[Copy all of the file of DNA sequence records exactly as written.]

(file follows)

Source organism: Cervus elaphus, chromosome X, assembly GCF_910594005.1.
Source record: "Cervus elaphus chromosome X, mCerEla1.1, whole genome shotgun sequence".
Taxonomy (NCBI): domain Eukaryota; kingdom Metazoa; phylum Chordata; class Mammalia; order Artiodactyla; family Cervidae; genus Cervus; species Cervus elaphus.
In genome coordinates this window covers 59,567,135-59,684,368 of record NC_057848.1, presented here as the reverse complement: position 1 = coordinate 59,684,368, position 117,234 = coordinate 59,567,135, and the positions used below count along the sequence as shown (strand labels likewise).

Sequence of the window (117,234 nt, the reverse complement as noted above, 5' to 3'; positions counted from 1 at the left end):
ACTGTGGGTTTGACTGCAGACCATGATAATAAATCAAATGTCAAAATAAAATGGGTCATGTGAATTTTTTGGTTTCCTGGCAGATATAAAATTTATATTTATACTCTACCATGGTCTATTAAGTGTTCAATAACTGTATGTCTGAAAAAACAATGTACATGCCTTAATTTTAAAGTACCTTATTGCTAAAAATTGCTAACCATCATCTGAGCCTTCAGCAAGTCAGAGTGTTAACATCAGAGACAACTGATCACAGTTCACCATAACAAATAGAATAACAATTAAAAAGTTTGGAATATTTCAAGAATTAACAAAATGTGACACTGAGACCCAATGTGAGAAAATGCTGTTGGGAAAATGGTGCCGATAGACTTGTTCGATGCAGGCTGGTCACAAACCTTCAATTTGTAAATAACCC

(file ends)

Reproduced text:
Source organism: Cervus elaphus, chromosome X, assembly GCF_910594005.1.
Source record: "Cervus elaphus chromosome X, mCerEla1.1, whole genome shotgun sequence".
Taxonomy (NCBI): domain Eukaryota; kingdom Metazoa; phylum Chordata; class Mammalia; order Artiodactyla; family Cervidae; genus Cervus; species Cervus elaphus.
In genome coordinates this window covers 59,567,135-59,684,368 of record NC_057848.1, presented here as the reverse complement: position 1 = coordinate 59,684,368, position 117,234 = coordinate 59,567,135, and the positions used below count along the sequence as shown (strand labels likewise).

Sequence of the window (117,234 nt, the reverse complement as noted above, 5' to 3'; positions counted from 1 at the left end):
ACTGTGGGTTTGACTGCAGACCATGATAATAAATCAAATGTCAAAATAAAATGGGTCATGTGAATTTTTTGGTTTCCTGGCAGATATAAAATTTATATTTATACTCTACCATGGTCTATTAAGTGTTCAATAACTGTATGTCTGAAAAAACAATGTACATGCCTTAATTTTAAAGTACCTTATTGCTAAAAATTGCTAACCATCATCTGAGCCTTCAGCAAGTCAGAGTGTTAACATCAGAGACAACTGATCACAGTTCACCATAACAAATAGAATAACAATTAAAAAGTTTGGAATATTTCAAGAATTAACAAAATGTGACACTGAGACCCAATGTGAGAAAATGCTGTTGGGAAAATGGTGCCGATAGACTTGTTCGATGCAGGCTGGTCACAAACCTTCAATTTGTAAATAACCC